I think the answer depends on the field. Let's crudely split economics into three major subfields, macro, micro and econometrics. . In macro, I think it's about the question, but in micro, much more about the methods. I'm less sure about econometrics. (Full disclosure: I'm an empirical macroeconomist).
Almost all macro questions are to do with either business cycles or long run economic growth. I'm sure there are exceptions, but I can't think of many. If you skim the latest AEJ Macros, pretty much every paper fits this taxonomy.
I'm struck by how often non-economists associate the term economics with, specifically, macroeconomics. And non-economists normally have a clear idea of what this means! I.e. stock markets, unemployment, inflation, business cycles, etc.
Macro tends to be quite eclectic in terms of methods, in either theory or empirics. One can easily think of top macro papers which are either heavily computational, using reduced-form applied micro style methods, using simple applied theory models, or much more complex maths (maybe this is a longer discussion for another time ...)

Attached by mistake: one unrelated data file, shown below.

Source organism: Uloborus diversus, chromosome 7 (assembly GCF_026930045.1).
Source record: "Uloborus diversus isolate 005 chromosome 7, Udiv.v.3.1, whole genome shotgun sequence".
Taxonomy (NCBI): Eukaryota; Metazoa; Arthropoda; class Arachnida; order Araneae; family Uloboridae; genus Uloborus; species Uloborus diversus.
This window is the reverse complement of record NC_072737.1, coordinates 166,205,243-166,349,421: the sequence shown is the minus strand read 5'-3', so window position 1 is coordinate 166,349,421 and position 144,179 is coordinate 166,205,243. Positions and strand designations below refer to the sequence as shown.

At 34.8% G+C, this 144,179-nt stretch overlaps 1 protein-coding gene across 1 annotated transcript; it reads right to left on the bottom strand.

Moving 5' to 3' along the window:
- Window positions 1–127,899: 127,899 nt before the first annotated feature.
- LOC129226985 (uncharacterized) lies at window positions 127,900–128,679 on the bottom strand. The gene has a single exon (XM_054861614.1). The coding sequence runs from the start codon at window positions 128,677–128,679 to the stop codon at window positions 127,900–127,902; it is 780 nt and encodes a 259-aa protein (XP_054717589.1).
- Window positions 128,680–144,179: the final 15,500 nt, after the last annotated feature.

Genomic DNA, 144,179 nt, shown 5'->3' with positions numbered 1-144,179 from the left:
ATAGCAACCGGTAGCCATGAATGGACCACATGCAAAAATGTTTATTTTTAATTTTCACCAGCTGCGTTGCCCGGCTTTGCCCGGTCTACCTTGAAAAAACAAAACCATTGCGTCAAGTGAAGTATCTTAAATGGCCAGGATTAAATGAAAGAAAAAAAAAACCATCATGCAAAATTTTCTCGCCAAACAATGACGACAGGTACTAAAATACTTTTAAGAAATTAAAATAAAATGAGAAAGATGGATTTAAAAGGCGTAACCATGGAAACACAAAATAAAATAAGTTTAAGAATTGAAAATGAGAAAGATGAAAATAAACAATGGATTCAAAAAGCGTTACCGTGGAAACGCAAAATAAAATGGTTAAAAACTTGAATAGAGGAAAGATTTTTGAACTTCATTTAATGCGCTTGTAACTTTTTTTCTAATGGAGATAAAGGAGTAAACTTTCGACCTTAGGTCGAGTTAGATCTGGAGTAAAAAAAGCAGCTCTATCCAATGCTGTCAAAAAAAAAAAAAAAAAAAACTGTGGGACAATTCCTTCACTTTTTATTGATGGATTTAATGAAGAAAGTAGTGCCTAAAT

The kinds of questions which applied micro papers in top journals pursue is diverse. I can think of plenty of high quality applied micro work studying history, politics, institutions, gender, and a whole range of topics which are not traditional the preserve of economics. But there is a common strand to the methods -- high quality empirical work, with a focus on quasi-experimental tools and careful data construction. Angrist et al's credibility revolution was probably key to this dominance.
So there is a real micro/macro split. Macro clearly arranges itself around topics. Applied micro ranges broadly, with common methods.
I'm not sure here. But I think the line between stats and econometrics is blurry, when it comes to either questions or methods. I'm struck by how many econometrics papers could, or are, published in top stats journals, and conversely how many top stats journals publish useful econometrics. At my programme, there is a joint economics/stats PhD. I know several econometrics grad students who think of themselves as practicing particular kinds of statistics. So it is less clear cut.